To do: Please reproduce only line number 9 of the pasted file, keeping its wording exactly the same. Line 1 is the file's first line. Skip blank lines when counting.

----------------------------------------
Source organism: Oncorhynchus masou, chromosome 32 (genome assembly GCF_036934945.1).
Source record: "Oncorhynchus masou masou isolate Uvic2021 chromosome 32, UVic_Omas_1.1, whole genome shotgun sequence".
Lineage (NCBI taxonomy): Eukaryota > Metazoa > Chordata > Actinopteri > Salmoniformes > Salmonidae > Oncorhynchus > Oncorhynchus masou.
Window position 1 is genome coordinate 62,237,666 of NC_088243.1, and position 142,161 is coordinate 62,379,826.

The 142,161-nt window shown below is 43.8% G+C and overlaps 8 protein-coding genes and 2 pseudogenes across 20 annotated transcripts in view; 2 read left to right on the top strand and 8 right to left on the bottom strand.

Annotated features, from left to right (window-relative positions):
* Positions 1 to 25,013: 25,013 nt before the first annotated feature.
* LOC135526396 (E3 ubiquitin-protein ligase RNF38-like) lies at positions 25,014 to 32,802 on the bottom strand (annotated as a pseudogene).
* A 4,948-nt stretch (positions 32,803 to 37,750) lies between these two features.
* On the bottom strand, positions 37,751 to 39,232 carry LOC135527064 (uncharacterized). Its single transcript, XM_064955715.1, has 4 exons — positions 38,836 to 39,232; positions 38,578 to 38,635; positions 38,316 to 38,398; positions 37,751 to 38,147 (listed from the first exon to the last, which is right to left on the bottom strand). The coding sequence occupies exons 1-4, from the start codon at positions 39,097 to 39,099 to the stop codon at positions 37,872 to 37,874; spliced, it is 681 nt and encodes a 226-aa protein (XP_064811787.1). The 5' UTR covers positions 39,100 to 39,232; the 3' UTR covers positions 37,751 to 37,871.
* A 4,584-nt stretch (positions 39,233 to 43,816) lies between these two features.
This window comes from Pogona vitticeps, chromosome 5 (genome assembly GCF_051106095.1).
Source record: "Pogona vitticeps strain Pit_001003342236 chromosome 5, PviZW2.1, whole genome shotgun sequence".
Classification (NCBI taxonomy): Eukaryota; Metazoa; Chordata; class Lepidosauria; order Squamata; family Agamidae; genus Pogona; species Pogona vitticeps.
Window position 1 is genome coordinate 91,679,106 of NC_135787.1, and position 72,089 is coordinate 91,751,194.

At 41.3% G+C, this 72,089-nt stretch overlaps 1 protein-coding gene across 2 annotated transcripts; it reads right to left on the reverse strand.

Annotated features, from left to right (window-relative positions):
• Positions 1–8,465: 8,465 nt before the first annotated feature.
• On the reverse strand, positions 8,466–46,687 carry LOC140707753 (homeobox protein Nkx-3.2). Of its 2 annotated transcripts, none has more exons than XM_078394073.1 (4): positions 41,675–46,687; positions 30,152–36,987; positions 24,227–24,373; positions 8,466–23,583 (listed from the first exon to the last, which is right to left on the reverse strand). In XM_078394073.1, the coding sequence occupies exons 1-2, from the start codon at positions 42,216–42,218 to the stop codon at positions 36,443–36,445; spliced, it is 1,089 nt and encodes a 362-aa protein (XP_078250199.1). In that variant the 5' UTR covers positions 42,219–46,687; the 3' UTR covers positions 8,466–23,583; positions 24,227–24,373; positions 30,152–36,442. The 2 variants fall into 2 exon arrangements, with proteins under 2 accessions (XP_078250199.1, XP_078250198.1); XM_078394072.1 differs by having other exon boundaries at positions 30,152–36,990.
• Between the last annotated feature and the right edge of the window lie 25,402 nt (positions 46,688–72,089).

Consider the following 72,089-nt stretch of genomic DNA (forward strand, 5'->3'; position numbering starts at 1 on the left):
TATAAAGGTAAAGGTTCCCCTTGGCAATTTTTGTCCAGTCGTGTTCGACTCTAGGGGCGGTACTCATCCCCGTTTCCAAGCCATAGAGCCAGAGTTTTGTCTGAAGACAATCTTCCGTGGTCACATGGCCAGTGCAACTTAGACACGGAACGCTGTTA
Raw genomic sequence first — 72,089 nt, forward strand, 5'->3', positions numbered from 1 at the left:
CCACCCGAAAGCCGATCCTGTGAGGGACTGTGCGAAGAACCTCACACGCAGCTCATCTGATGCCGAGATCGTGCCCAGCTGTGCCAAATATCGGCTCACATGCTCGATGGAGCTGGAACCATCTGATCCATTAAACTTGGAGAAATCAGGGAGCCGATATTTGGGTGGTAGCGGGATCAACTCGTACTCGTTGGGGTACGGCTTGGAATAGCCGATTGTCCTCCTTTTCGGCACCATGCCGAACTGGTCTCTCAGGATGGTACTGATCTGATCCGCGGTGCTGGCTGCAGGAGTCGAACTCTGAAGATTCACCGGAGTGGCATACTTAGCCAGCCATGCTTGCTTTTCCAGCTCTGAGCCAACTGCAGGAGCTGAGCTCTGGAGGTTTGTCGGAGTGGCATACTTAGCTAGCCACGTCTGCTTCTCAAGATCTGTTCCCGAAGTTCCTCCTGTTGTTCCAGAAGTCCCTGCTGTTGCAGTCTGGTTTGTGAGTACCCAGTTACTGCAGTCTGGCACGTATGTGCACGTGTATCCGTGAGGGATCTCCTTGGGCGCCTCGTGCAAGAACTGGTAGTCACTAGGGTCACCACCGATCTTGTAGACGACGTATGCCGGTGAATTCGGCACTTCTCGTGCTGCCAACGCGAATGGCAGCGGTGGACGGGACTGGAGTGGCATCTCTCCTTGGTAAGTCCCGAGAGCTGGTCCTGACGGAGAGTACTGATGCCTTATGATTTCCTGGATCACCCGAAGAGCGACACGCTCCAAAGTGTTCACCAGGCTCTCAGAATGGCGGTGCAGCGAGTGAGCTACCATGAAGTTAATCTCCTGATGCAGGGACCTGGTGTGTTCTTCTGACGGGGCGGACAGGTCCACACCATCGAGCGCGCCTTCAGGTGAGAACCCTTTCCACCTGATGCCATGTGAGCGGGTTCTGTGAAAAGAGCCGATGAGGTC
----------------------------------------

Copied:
* A 4,948-nt stretch (positions 32,803 to 37,750) lies between these two features.